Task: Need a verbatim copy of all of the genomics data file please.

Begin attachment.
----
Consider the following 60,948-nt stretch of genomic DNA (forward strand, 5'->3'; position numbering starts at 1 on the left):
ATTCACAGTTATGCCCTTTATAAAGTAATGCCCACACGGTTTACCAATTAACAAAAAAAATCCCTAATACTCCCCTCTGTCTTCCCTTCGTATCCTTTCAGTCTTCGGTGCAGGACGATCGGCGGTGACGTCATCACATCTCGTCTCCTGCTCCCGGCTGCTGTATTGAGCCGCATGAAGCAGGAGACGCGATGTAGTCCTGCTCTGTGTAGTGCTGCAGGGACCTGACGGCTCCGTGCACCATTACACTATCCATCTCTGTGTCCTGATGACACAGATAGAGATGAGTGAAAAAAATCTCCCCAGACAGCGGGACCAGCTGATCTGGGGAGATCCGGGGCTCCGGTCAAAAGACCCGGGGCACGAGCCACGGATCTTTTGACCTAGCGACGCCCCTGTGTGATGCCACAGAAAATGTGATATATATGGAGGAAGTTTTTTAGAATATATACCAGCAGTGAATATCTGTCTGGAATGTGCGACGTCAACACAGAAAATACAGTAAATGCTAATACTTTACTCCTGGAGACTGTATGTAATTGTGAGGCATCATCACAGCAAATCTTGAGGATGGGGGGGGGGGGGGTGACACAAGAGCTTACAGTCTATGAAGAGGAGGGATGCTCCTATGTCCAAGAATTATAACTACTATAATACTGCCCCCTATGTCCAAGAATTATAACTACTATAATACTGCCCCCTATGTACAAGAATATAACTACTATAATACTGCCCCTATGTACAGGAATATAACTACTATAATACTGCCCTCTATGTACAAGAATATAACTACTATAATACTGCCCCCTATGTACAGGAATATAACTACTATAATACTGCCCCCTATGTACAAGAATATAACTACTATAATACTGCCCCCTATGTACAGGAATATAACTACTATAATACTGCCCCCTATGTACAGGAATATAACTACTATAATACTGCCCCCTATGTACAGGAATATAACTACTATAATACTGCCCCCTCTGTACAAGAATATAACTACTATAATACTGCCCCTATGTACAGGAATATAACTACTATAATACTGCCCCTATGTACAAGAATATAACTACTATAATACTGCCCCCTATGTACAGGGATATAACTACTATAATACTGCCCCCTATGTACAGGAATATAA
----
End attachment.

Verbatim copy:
Consider the following 60,948-nt stretch of genomic DNA (forward strand, 5'->3'; position numbering starts at 1 on the left):
ATTCACAGTTATGCCCTTTATAAAGTAATGCCCACACGGTTTACCAATTAACAAAAAAAATCCCTAATACTCCCCTCTGTCTTCCCTTCGTATCCTTTCAGTCTTCGGTGCAGGACGATCGGCGGTGACGTCATCACATCTCGTCTCCTGCTCCCGGCTGCTGTATTGAGCCGCATGAAGCAGGAGACGCGATGTAGTCCTGCTCTGTGTAGTGCTGCAGGGACCTGACGGCTCCGTGCACCATTACACTATCCATCTCTGTGTCCTGATGACACAGATAGAGATGAGTGAAAAAAATCTCCCCAGACAGCGGGACCAGCTGATCTGGGGAGATCCGGGGCTCCGGTCAAAAGACCCGGGGCACGAGCCACGGATCTTTTGACCTAGCGACGCCCCTGTGTGATGCCACAGAAAATGTGATATATATGGAGGAAGTTTTTTAGAATATATACCAGCAGTGAATATCTGTCTGGAATGTGCGACGTCAACACAGAAAATACAGTAAATGCTAATACTTTACTCCTGGAGACTGTATGTAATTGTGAGGCATCATCACAGCAAATCTTGAGGATGGGGGGGGGGGGGGTGACACAAGAGCTTACAGTCTATGAAGAGGAGGGATGCTCCTATGTCCAAGAATTATAACTACTATAATACTGCCCCCTATGTCCAAGAATTATAACTACTATAATACTGCCCCCTATGTACAAGAATATAACTACTATAATACTGCCCCTATGTACAGGAATATAACTACTATAATACTGCCCTCTATGTACAAGAATATAACTACTATAATACTGCCCCCTATGTACAGGAATATAACTACTATAATACTGCCCCCTATGTACAAGAATATAACTACTATAATACTGCCCCCTATGTACAGGAATATAACTACTATAATACTGCCCCCTATGTACAGGAATATAACTACTATAATACTGCCCCCTATGTACAGGAATATAACTACTATAATACTGCCCCCTCTGTACAAGAATATAACTACTATAATACTGCCCCTATGTACAGGAATATAACTACTATAATACTGCCCCTATGTACAAGAATATAACTACTATAATACTGCCCCCTATGTACAGGGATATAACTACTATAATACTGCCCCCTATGTACAGGAATATAA